Soil carbon stocks in a Sitka spruce chronosequence following afforestation.
Keywords: Carbon, forest, soil microbial biomass, density fractionation.
AbstractIncreasing concentrations of CO2 and other greenhouse gases in the atmosphere are leading to concern worldwide due to their contribution to the greenhouse effect. As the body of evidence supporting the need for change from a carbon rich economy/society becomes stronger, international mitigation agreements require high quality and precise information. Following the Kyoto Protocol and EU agreements to reduce carbon production, countries could utilise default values or comparable international data to calculate their carbon budgets. Initially, approximations were successful for generating a guide to a national carbon stock for reporting GHG inventories to the UNFCCC (Tier 1 ). However, now that the second phase of the Kyoto protocol is running until 2020, greater accuracy is essential and, where possible, nationally specific information is increasingly required (Tier 3, UNFCCC). Forestry and forest soils are seen as a key component in the carbon cycle and depending on their management, can mitigate or contribute to GHG emissions. Litter and soil organic matter (SOM) are two of the major carbon pools required for reporting under LULUCF. In this study, stocks of SOM and litter were recorded along a chronosequence of Sitka spruce (Picea sitchensis (Bong.) Carr.) on wet mineral gley soil. Over a 47-year period, the rate of soil carbon sequestration was found to be 1.83 t C ha−1 yr−1 . Soil microbial biomass was used to estimate highly active SOM. The mineral soils were also fractionated in a density separation procedure to identify light and heavy SOM pools. These estimates can now be used to model carbon budgets of this most common soil type currently under forestry in Ireland.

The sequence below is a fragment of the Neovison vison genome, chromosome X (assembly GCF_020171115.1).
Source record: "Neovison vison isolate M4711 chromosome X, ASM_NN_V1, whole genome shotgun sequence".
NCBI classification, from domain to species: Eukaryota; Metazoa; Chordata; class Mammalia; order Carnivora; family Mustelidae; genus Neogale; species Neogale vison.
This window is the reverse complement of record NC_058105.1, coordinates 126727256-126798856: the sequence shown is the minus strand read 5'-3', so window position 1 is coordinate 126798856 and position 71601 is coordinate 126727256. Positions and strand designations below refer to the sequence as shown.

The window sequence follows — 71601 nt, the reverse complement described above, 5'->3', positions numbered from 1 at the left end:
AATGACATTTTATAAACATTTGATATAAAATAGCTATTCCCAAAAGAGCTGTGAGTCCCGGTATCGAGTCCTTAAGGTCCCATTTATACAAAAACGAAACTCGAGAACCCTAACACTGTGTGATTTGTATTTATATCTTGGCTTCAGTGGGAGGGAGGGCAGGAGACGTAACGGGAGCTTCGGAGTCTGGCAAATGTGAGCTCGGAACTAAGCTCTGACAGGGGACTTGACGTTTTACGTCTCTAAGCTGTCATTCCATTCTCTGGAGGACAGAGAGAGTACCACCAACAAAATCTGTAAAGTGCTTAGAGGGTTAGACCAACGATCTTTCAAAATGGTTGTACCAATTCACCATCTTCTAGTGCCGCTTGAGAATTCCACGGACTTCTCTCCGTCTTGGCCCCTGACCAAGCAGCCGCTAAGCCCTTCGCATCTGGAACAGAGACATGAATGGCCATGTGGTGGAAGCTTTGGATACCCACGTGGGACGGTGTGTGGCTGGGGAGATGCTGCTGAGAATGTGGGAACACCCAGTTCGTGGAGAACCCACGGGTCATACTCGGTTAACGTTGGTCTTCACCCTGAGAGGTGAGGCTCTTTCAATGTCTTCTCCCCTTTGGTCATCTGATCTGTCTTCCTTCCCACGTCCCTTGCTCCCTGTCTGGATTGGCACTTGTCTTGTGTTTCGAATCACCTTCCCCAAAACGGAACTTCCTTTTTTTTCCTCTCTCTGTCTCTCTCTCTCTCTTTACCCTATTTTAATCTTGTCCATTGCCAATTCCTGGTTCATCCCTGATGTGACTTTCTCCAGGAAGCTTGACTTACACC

How to Cite
Reidy, B., & Bolger, T. (2013). Soil carbon stocks in a Sitka spruce chronosequence following afforestation. Irish Forestry, 200-219. Retrieved from https://journal.societyofirishforesters.ie/index.php/forestry/article/view/10110